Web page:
Germanwings flight 9525 crashes in french alps


BY THOMAS SACCENTE – STAFF WRITER

On March 24, 2015, Germanwings Flight 9525 departed from Barcelona-El Prat Airport in Spain at 10:01 a.m. Central European Time (CET). It was due to arrive at Dusseldorf Airport in Germany by 11:39 a.m. CET, a quick routine flight from one part of Europe to another. However, as it was flying over the French border, the plane began to decrease in altitude at a rapid rate. French air traffic control told the plane to pull up but received no response, causing a military jet to be called in to intercept the plane before it crashed. However, despite these efforts, they were unable to save it and Flight 9525 crashed right into the French Alps below, killing all 150 people on board while the airplane itself disintegrated in the resulting crash. The entire incident occurred within the span of ten minutes.

In the aftermath, several international agencies, including the Federal Bureau of Investigation, and the French and Germancivil aviation authorities, arrived at the crash site to determine the cause of the crash and to recover what remained of the bodies and plane. Once they uncovered the plane’s two black boxes, as well as the sound recordings taken from the cockpit, they made a startling revelation: the crash was not caused by a malfunction in the plane. Rather, they found that the co-pilot, 27-year-old Andreas Lubitz, locked the main pilot, Captain Patrick Sondheimer, out of the cockpit after he went on break, took control of the plane, cut off communications with air traffic control, and intentionally flew it into the Alps, killing everyone onboard including himself. Lubitz worked for Germanwings since 2013, had 630 hours of flight experience, and was considered by friends and neighbors to be a rather quiet character who loved to do his job. Needless to say, this news shocked the world and incited considerable curiosity.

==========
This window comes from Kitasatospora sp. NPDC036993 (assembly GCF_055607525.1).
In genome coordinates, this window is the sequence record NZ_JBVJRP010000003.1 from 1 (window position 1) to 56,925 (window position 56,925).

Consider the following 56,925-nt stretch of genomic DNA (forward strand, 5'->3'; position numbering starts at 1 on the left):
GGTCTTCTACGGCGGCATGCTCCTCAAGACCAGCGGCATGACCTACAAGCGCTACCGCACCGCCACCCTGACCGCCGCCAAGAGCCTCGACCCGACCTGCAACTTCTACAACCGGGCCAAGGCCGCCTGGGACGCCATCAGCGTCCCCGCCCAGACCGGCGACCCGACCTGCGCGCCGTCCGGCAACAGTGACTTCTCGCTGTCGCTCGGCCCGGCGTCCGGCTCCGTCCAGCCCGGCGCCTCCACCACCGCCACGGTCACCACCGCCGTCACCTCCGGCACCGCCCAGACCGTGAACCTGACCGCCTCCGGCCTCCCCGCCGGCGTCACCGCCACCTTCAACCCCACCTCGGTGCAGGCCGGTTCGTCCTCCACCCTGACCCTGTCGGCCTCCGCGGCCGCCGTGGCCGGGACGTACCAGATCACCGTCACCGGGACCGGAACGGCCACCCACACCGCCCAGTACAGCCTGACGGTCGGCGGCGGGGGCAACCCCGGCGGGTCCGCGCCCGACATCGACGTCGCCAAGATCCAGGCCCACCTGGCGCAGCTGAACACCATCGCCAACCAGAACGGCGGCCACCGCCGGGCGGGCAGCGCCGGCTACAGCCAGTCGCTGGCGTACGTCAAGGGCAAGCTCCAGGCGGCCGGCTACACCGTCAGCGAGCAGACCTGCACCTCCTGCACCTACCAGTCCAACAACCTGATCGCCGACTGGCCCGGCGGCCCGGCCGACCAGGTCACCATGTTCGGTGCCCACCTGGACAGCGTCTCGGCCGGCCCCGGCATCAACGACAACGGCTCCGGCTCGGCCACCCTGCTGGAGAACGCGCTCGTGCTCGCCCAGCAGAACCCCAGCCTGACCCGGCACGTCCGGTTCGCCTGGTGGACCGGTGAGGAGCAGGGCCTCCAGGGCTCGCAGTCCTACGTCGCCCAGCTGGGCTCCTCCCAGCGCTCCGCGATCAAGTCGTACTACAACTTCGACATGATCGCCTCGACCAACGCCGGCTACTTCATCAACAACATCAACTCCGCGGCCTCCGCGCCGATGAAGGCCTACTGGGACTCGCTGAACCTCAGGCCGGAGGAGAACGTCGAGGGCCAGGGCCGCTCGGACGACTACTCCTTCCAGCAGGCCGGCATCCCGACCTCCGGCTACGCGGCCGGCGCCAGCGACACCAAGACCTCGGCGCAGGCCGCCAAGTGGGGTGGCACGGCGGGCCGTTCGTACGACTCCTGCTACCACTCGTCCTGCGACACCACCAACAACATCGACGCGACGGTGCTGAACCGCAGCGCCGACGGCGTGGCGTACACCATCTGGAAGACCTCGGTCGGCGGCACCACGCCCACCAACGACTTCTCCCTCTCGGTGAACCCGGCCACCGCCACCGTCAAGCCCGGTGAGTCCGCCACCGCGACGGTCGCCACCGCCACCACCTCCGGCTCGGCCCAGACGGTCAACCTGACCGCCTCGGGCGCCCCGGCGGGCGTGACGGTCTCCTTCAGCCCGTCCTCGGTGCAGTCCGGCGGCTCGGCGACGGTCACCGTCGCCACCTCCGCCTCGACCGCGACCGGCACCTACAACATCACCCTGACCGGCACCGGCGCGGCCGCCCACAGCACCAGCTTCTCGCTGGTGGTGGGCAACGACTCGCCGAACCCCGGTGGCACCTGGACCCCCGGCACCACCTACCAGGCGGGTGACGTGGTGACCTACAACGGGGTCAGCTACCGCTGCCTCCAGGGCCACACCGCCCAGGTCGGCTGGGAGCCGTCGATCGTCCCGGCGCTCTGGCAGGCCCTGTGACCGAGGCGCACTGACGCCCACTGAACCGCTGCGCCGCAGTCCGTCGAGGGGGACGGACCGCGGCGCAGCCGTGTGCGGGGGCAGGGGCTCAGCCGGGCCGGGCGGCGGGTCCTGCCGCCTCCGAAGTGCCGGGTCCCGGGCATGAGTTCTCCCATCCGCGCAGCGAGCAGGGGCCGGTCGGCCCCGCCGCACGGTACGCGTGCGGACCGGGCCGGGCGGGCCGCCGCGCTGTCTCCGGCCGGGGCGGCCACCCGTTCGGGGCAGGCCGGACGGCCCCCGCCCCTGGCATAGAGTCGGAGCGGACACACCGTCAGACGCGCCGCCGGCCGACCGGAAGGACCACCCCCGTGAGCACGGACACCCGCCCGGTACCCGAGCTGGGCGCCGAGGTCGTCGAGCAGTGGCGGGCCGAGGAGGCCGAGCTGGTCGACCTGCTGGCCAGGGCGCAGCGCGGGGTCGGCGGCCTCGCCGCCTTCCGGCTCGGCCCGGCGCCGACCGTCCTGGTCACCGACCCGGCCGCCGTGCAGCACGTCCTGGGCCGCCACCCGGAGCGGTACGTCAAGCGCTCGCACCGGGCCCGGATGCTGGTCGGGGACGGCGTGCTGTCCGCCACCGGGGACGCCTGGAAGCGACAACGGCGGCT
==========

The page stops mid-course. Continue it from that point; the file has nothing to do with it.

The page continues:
This newfound information led to a breakthrough in the investigation and serves to underscore the bizarre horror of the situation. It seemed so out of place for someone to do. Who was Andreas Lubitz and what compelled him to kill not just himself, but also the other 149 people on board that plane that day? This is not a simple case of suicide, but one of mass murder in which the perpetrator took his own life to achieve this goal. Therefore, the next step in the investigation was to find out more about Lubitz, and to try to understand what was going through his mind at the time of the crash in order to come to some kind of conclusion on how to prevent something like this from happening again. Despite the previously mentioned testimonies to the contrary, post-crash investigation consistently painted a picture of a man constantly struggling with some deep-seated issues.

The first factor to surface in this regard is the fact that Lubitz suffered from serious depression throughout his life. He battled suicidal tendencies for years before the day of the crash and constantly worried that this depression would get in the way of his ability to fly or, in contrast, that he would be fired if anybody found out about it. In 2009, he suffered a depressive episode, which caused him to drop out of his flight training for several months while he received treatment for it. He reported the episode to Lufthansa, Germanwings’ parent company, and repeated classes several times to complete his training. In addition, according to BBC News, it was around this time that a doctor recommended that Lubitz undergo regular medical inspections, and his pilot’s license record added the incident. Furthermore, Kathrin Goldbach, Lubitz’ ex-girlfriend of eight years, provided authorities with many accounts of his erratic behavior from their time together. She described how Lubitz went through severe mood swings at random times and how she worried increasingly for her safety because of this. Despite this, she thought he would eventually get better and that a good life would be spent together. She continued to live with him at the time of the crash.

In addition, there was a point in which Lubitz actively tried getting help for his mental issues. Throughout the course of his career he saw several doctors and took antidepressants to help combat the symptoms of his condition. Nevertheless, as time went by, his fears about his mental state resurfaced. Multiple psychiatrists repeatedly informed him that he was unfit to fly and that he should seek further treatment. Soon afterward, Lubitz quit taking his antidepressants and continued to not tell his employers about his deteriorating circumstances.

Germanwings- Terrorism & Suicide

Google Images Fair Use